Start scouting for damaged or missing plants on a weekly basis once the crop starts to come up. Cutworm feeding results in notched, wilted, dead, or cut-off plants. See the photos below, taken in 2009 near Middle Lake, Sask.
A MAFRI factsheet provides these scouting tips:
- Cutworms are often found close to plants they have just damaged.
- A garden trowel and a soil sifter are useful tools for collecting cutworm larvae.
- Cutworms may be found down to about two inches below the soil surface.
- The small, caterpillar-like larvae curl up or attempt to hide in the debris.
- Cutworm damage may be found more frequently on hilltops and drier areas of a field.
Make sure it’s cutworm. In eastern Saskatchewan in 2010, some larva thought to be cutworms turned out to be leatherjackets (crane fly larvae), which are not known to cause economic damage in canola. Leatherjackets are legless while cutworms have true legs at the front and 5 pair of short and fleshy legs known as prolegs at the back. And leatherjackets will not have a completely developed head while cutworms will have a well developed head capsule.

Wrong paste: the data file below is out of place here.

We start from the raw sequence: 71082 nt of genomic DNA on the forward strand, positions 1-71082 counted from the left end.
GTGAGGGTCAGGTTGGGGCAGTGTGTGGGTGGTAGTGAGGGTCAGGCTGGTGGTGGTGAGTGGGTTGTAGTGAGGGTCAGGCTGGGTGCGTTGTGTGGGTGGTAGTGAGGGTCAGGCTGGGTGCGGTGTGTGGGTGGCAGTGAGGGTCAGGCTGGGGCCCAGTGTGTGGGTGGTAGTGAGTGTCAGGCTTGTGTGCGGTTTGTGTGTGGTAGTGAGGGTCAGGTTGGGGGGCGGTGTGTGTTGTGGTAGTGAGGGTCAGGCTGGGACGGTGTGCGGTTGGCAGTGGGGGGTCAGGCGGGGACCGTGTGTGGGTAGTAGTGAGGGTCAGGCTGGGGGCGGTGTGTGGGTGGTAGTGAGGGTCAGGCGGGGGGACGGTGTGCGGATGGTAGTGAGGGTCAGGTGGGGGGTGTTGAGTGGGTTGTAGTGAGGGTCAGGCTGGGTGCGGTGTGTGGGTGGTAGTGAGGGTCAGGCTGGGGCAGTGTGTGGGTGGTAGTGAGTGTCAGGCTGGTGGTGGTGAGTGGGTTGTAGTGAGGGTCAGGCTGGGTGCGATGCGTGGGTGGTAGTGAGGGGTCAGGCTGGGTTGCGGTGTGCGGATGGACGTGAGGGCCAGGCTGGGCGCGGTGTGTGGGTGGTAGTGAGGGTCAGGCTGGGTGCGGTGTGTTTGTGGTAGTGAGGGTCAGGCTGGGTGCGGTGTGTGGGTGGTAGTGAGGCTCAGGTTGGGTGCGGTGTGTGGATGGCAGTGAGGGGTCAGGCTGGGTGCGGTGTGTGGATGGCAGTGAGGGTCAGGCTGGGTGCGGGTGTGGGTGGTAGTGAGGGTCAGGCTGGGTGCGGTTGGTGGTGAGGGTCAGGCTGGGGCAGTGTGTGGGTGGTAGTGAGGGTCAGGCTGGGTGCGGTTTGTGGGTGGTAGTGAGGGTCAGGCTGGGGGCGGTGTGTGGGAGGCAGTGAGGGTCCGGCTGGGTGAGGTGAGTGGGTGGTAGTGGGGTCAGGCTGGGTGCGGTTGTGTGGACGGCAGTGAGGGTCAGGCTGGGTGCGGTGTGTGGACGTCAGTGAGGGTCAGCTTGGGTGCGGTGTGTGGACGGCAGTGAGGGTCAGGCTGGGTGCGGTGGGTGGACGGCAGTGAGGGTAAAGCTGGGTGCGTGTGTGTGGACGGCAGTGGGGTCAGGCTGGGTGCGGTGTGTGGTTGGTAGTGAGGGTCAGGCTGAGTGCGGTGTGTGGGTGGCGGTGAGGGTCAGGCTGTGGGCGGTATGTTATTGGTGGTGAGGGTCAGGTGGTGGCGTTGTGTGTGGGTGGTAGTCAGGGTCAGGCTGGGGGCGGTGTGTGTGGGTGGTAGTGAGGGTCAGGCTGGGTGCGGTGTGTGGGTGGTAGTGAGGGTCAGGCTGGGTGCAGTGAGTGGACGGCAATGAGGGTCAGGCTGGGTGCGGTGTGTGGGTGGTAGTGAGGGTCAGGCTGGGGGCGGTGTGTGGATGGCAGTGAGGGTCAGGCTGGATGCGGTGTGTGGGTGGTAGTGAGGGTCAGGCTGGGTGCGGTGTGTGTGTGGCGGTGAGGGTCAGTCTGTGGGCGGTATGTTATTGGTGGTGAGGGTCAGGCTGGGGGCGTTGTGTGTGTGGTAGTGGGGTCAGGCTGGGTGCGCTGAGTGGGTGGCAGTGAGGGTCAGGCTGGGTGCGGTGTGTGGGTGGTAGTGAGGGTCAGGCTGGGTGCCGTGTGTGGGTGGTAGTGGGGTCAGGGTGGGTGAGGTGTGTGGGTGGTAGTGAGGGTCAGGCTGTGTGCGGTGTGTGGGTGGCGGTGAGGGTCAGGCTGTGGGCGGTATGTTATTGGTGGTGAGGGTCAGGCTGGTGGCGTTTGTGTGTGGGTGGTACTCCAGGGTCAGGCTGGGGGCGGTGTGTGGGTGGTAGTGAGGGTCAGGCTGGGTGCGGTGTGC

Control: There is no established economic control threshold for cutworms canola, but the MAFRI factsheet suggests 25% to 30% stand reduction as a time to act. Foliar applied insecticides (chlorpyrifos and synthetic pyrethroids) are most commonly used for control. Consult your provincial guide to crop protection. Click your province to get a link to your guide: Alberta Saskatchewan Manitoba
You’ll get best results if you apply insecticide in the evening. The MAFRI factsheet says sometimes it is most economical to just treat infested patches and not entire fields.
Wet soil conditions during the larval stage promote fungus diseases among cutworms and also force them to feed at the soil surface where they are subject to attack from parasites and predators.